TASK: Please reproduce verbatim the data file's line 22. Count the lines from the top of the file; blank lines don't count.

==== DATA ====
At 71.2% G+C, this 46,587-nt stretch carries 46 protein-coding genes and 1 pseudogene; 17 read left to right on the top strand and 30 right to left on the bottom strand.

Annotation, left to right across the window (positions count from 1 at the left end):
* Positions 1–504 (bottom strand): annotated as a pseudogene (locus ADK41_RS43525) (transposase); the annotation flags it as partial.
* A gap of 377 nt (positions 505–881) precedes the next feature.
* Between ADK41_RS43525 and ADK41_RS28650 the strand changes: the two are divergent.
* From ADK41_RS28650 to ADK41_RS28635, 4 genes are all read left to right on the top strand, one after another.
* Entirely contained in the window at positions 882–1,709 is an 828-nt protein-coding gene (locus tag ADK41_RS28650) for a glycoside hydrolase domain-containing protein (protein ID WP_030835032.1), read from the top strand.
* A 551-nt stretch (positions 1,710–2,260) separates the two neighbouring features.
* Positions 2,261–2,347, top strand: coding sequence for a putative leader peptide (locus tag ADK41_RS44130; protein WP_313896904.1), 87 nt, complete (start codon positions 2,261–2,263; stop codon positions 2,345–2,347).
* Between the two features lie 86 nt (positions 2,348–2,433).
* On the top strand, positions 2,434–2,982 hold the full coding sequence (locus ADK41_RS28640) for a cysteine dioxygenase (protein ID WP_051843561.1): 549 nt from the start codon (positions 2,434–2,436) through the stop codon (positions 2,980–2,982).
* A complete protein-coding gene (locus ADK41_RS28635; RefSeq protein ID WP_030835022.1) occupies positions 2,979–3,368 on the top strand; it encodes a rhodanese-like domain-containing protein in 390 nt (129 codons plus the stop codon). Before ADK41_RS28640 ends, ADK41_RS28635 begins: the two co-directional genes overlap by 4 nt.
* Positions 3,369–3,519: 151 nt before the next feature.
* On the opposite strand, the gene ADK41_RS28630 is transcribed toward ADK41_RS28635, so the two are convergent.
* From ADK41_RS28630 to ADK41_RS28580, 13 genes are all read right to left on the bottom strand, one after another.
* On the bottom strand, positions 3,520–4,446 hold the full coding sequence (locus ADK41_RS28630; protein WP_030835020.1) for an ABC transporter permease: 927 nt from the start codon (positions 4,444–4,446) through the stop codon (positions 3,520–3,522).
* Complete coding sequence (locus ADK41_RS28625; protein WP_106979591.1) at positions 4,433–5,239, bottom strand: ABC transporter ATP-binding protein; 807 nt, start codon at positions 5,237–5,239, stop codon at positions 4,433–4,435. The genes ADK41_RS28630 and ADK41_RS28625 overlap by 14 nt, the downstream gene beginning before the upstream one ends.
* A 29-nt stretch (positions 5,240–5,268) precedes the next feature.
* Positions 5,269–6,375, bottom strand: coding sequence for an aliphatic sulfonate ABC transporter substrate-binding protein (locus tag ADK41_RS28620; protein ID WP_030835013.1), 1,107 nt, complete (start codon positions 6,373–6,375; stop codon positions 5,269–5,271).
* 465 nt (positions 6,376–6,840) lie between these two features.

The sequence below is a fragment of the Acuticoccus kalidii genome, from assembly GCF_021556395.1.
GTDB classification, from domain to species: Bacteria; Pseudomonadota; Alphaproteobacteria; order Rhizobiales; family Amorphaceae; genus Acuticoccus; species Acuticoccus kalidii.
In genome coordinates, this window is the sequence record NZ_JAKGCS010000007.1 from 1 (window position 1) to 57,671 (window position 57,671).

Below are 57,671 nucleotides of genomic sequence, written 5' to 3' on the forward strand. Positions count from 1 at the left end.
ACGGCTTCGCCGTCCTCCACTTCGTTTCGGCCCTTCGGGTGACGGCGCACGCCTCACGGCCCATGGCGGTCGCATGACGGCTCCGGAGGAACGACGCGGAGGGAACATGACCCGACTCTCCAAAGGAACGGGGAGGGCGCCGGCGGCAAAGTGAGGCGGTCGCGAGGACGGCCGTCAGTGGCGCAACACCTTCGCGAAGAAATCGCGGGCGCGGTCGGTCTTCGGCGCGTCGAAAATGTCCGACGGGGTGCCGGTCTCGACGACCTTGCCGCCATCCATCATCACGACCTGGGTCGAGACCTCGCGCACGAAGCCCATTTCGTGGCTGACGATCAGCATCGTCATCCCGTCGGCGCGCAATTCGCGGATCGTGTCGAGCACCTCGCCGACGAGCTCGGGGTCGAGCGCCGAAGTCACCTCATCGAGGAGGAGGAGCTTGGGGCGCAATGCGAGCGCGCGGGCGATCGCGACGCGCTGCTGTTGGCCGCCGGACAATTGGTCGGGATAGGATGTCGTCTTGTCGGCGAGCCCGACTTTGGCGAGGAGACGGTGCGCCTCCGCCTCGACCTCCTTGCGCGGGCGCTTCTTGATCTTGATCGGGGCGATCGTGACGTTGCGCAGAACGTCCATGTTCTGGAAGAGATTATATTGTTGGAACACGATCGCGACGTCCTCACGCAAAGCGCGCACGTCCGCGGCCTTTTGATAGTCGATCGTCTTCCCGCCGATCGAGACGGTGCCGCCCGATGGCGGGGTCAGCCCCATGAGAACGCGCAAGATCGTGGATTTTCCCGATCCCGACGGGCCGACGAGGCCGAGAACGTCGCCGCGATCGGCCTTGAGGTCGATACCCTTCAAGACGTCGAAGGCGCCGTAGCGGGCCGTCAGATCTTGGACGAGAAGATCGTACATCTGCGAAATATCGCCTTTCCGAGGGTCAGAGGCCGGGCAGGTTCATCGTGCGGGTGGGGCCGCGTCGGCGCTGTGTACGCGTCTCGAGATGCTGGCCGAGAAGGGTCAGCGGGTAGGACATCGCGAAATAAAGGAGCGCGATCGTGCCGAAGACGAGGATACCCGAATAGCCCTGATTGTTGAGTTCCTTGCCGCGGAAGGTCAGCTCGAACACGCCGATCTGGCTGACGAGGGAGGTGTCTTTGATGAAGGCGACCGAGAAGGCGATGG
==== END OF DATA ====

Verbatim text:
GTDB classification, from domain to species: Bacteria; Pseudomonadota; Alphaproteobacteria; order Rhizobiales; family Amorphaceae; genus Acuticoccus; species Acuticoccus kalidii.